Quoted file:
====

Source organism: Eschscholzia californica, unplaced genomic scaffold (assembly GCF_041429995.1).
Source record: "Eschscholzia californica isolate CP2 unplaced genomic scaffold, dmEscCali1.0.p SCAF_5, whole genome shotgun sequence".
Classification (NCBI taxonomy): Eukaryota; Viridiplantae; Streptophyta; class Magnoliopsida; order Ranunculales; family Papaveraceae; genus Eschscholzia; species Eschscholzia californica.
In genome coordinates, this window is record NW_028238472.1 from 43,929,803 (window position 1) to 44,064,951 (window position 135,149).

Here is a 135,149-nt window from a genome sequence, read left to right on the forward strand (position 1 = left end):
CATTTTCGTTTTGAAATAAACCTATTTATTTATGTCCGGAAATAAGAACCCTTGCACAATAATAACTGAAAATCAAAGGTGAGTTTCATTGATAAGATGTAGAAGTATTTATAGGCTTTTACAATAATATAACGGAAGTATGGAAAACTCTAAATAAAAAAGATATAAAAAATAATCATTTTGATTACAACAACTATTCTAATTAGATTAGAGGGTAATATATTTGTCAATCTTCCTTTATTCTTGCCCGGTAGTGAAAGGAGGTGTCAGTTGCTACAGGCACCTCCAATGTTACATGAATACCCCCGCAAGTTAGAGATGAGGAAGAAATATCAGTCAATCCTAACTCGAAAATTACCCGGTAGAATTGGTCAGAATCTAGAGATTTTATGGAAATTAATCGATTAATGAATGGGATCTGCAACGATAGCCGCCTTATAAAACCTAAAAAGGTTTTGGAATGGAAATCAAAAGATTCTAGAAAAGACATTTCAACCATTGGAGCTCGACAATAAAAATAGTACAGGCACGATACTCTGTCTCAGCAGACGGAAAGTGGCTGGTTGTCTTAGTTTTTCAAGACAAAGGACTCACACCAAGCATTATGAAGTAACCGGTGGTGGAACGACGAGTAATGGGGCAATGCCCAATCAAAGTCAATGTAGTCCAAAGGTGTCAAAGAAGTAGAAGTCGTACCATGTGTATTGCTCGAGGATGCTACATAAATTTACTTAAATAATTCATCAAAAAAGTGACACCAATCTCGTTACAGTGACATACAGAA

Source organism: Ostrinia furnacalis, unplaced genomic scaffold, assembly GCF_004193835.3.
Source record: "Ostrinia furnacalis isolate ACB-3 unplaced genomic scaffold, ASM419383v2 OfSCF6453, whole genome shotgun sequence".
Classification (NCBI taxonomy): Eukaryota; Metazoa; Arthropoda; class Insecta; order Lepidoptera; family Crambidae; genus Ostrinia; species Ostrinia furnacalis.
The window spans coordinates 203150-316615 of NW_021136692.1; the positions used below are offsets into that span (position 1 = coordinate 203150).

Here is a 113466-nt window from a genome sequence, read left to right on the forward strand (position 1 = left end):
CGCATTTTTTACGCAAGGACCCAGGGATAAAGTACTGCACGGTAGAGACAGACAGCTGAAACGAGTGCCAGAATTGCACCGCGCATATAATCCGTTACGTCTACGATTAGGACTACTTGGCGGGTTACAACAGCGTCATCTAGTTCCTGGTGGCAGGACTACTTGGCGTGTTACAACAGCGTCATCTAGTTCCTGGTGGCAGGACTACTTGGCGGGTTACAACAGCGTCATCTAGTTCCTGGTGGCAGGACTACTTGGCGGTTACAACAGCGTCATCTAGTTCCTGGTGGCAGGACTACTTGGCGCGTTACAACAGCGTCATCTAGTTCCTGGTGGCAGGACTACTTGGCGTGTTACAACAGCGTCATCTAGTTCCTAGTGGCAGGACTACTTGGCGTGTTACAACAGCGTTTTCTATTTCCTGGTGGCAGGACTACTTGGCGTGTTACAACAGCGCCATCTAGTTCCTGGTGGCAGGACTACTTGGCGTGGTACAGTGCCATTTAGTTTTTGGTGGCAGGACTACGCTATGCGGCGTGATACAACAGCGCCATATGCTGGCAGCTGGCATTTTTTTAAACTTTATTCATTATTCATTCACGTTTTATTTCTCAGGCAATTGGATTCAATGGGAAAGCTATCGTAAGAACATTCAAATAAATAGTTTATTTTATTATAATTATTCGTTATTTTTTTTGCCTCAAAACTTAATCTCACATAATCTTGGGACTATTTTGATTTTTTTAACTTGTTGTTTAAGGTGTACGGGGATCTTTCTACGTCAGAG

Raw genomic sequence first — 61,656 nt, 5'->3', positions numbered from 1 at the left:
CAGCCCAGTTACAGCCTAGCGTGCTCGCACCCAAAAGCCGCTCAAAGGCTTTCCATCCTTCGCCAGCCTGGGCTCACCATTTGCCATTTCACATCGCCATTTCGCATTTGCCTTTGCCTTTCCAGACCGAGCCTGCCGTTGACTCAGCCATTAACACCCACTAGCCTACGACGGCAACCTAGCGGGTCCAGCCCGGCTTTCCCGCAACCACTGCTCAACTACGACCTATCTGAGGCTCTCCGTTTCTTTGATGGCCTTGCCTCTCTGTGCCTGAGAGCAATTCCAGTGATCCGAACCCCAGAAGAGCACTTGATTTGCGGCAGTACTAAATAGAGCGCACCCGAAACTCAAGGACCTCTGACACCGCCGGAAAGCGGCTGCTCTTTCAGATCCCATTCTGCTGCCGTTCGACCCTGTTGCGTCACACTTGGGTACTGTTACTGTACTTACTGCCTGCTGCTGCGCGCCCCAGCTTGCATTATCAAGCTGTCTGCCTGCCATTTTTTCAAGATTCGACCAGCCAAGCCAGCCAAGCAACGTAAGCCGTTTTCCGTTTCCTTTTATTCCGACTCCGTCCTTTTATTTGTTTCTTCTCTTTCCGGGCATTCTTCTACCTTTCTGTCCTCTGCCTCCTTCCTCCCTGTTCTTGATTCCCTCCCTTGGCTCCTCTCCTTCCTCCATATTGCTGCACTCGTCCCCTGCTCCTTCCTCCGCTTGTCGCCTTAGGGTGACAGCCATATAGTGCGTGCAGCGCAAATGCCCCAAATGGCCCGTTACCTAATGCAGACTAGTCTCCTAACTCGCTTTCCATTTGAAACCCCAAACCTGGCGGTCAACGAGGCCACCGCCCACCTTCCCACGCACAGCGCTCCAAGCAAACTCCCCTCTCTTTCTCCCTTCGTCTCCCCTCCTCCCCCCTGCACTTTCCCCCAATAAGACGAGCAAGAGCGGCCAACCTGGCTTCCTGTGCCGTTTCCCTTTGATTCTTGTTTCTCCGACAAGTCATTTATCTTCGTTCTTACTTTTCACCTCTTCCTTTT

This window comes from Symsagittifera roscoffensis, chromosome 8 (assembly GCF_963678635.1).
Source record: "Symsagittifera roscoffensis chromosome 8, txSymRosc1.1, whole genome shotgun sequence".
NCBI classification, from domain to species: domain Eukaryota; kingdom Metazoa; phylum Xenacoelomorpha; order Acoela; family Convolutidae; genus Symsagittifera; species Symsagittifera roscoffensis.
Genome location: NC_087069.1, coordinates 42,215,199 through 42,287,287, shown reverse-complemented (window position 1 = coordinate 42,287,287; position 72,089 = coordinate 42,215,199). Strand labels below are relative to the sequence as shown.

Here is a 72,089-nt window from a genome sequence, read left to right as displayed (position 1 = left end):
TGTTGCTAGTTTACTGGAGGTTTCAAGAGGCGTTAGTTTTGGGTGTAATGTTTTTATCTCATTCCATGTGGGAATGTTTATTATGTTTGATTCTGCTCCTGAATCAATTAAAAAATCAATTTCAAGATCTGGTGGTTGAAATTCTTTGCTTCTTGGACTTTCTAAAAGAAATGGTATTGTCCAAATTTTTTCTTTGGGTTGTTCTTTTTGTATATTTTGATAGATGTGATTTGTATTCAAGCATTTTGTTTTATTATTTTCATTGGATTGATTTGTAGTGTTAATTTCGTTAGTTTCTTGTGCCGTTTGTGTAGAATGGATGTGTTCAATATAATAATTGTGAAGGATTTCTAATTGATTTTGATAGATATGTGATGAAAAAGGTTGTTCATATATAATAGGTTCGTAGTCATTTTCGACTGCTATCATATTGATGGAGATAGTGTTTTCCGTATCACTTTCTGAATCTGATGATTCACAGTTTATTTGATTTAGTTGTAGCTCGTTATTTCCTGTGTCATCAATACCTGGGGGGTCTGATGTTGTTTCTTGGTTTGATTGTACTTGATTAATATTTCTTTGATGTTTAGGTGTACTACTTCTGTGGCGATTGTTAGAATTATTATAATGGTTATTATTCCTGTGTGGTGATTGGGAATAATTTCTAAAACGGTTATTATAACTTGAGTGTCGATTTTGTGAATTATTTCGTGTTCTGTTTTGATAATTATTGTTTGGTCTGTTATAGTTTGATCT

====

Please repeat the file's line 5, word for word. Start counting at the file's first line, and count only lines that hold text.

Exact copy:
Here is a 135,149-nt window from a genome sequence, read left to right on the forward strand (position 1 = left end):